At every level there were mandarin bureaucrats (khlon, ‘chiefs’) representing the central administration, and who ensured that revenues (rice, goods, corvee labour, and the like) flowed smoothly upwards through the system. Most or all of these were appointed by the king (p.141).
The village headman (khlon sruk) was a royal agent: the village elders (mavrddha) represented the village.
An ambitious individual from a prominent family could by a tract of unoccupied land or obtain it from the king, then found a new (sruk with royal approval (p,141).
The incomes of many villages could support wealthy landholders: one C12th monastery within Angkor (Ta Prohm) received the revenue of 3,140 villages. Since Classical inscriptions were overwhelmingly religious in nature, knowledge of the religious hierarchy is much more extensive than that of the secular hierarchy. The latter included a corps of travelling royal inspectors (p.142).
As for law and order:
As in the rest of the Indic world, the Angkor state and empire were governed by rules laid down in the Code of Manu, a great compendium of Brahman law probably composed in the fourth century BC. Of course, modifications had to be made to a legal system that had been devised for the rigid four-caste system of Vedic India. … The Khmer king was the defender of law and order in Cambodia. His law courts, present on every administrative level right down to the village, instituted criminal proceedings against transgressors and guaranteed the integrity of landholdings and the settling of boundary disputes. Not even religious institutions such as temples were immune, since they as well as private individuals could be sued over land.
In theory, the king owned all land in the empire, but in practice he did not … his main function was to serve as umpire in unresolved land disputes, and to sanction transfers of rights to religious foundations and private individuals (p.144).
Much of the countryside is likely to have been largely controlled by such. Zhou reports there was an annual census in the 9th month: if control of labour is central, then keeping track of it would clearly be important.

The economy was an agrarian rice economy. Since the only surviving writings are on stone, there is a great deal that is not known. Including the actual function of the baray, the vast water features regularly constructed by rulers (they covered millions of square metres with volumes of millions of cubic metres). Coe reports the competing scholarly positions (Pp145ff), though recent evidence has confirmed they were used in irrigation.

Zhou was Chinese commercial attaché, so an authoritative contemporary source on such matters:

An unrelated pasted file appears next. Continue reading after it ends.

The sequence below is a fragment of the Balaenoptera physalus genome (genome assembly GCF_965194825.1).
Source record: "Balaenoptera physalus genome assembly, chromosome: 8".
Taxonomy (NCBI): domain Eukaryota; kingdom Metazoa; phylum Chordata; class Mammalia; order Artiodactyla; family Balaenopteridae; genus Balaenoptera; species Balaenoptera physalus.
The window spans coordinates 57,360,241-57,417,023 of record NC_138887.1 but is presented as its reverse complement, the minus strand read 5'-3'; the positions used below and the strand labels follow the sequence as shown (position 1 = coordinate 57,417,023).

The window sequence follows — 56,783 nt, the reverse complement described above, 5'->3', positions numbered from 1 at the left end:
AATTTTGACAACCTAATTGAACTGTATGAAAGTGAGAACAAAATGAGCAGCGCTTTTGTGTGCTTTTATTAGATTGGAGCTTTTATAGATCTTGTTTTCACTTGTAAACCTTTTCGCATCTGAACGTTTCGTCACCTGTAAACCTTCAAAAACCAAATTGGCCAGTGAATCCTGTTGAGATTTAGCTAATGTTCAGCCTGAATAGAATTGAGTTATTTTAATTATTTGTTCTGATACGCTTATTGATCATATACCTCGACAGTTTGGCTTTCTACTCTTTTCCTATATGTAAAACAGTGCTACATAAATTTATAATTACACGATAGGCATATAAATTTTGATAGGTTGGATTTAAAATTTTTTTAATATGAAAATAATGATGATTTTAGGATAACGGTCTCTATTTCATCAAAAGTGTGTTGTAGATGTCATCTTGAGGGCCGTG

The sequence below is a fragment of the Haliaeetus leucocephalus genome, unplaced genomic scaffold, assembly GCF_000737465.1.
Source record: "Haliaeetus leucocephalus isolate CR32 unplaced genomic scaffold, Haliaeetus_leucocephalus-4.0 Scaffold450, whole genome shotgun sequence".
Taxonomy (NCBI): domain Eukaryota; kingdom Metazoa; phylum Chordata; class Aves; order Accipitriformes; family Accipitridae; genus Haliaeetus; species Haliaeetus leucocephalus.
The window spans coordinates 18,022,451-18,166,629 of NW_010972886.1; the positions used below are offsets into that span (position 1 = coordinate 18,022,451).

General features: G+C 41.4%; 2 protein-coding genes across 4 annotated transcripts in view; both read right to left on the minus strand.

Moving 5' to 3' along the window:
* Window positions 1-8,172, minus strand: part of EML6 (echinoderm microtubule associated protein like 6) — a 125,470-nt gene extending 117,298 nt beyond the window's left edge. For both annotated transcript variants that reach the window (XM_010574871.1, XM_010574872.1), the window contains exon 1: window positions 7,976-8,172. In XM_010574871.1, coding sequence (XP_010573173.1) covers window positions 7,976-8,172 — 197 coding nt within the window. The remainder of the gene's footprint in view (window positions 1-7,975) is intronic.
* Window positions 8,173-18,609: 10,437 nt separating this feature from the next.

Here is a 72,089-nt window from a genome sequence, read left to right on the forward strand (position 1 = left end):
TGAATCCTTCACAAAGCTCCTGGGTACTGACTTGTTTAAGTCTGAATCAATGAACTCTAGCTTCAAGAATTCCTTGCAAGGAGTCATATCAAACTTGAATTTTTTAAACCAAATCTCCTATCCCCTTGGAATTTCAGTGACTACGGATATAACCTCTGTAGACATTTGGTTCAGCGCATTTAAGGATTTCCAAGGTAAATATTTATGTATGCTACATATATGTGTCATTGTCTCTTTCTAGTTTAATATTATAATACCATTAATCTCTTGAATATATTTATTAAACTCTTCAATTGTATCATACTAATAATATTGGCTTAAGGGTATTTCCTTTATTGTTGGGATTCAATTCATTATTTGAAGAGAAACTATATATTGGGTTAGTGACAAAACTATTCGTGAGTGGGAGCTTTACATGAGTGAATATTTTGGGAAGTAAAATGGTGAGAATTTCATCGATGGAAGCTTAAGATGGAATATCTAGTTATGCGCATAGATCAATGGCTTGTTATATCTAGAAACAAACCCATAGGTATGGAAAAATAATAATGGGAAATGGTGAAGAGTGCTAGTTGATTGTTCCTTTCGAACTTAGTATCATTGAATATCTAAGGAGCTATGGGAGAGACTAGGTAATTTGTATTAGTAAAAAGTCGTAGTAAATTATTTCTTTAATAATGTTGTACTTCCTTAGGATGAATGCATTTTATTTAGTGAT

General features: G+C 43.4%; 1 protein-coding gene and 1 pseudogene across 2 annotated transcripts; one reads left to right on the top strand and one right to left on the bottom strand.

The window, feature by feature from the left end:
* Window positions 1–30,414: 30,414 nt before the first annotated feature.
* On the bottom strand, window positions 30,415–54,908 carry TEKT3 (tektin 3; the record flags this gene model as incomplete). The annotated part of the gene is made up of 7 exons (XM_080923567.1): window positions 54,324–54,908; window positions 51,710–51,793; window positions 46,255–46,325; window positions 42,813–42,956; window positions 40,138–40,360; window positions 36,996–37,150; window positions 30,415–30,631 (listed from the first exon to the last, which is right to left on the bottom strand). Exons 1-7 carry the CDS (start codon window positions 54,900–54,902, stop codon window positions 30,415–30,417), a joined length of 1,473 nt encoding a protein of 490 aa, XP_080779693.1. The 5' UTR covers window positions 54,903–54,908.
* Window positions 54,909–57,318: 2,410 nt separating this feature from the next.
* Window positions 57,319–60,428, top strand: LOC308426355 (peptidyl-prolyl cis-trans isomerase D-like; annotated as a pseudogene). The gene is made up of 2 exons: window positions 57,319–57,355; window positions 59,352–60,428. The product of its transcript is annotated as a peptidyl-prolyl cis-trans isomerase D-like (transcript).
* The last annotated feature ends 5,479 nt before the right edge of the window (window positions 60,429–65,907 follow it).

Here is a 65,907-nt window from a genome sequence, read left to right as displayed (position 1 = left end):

Because it was generally the women, not the men, who had charge of trade, Chinese merchants … took care to get a Khmer wife (p.149).
According to Zhou:
In small transactions barter is carried on with rice, cereals, and Chinese objects; fabrics are next employed, and, finally, in big deals, gold or silver is used (p.149).
Zhou’s list of trade goods is reproduced: unsurprisingly, the list of Khmer exports is rather shorter than the list of imports (a common situation when production is dominated by primary products).

As for taxes:
The Classic Khmer state was an immense revenue-gathering machine, and every individual in Cambodia except religious functionaries, priests, monks and slaves was subject to taxation, which was paid in kind, since there was no system of coinage. The king was the supreme receiver of taxes—there was a Khmer formula that went svey vrah rajya, ‘he eats the kingdom’ … but officials at every level participated in the system … The king also benefited by revenues from his immense landholdings, as well as from at least part of the booty gained from military victories.
There seem to have been taxes on everything – on land, on rice, on salt, wax and honey, and so forth. Land taxes were based on paddy size and productive capacity … Payments could be made in all kinds of goods, including not only rice but also slaves, buffaloes, elephants and especially cloth (p.150).
The religious exclusion was deemed a metaphysical exchange.
Drawing on Hindu precedent, Brahmins were excluded from taxation by virtue of the theory that they transferred one sixth of their spiritual gains to the king, a notion that was extended to exempt the great private religious foundations, themselves the recipients of vast revenues from land grants (p.150).
There appears to have been a considerable network of roads and bridges as well as use of horses, elephants and carts. Elephants travel around 24-40 km a day, and consume vast quantities of water—supplying the royal elephant herd must have been part of the purpose of the baray. Elephants and two-horse chariots were used in war (Pp151ff).

Wooden buildings do not survive, so inference from stone construction is required. Of such there is a vast amount, all mortarless. Khmer civilisation produced amazing sculpture, not a single piece of which is signed. Many aspects of Khmer civilisation remain little studied (Pp155ff). Zhou Daguan is the main source on daily life in Angkor and there is a clearly an element of exoticism in his descriptions (not to mention projection). He seems to have been particularly struck by the sexual openness of Khmer society, especially the women.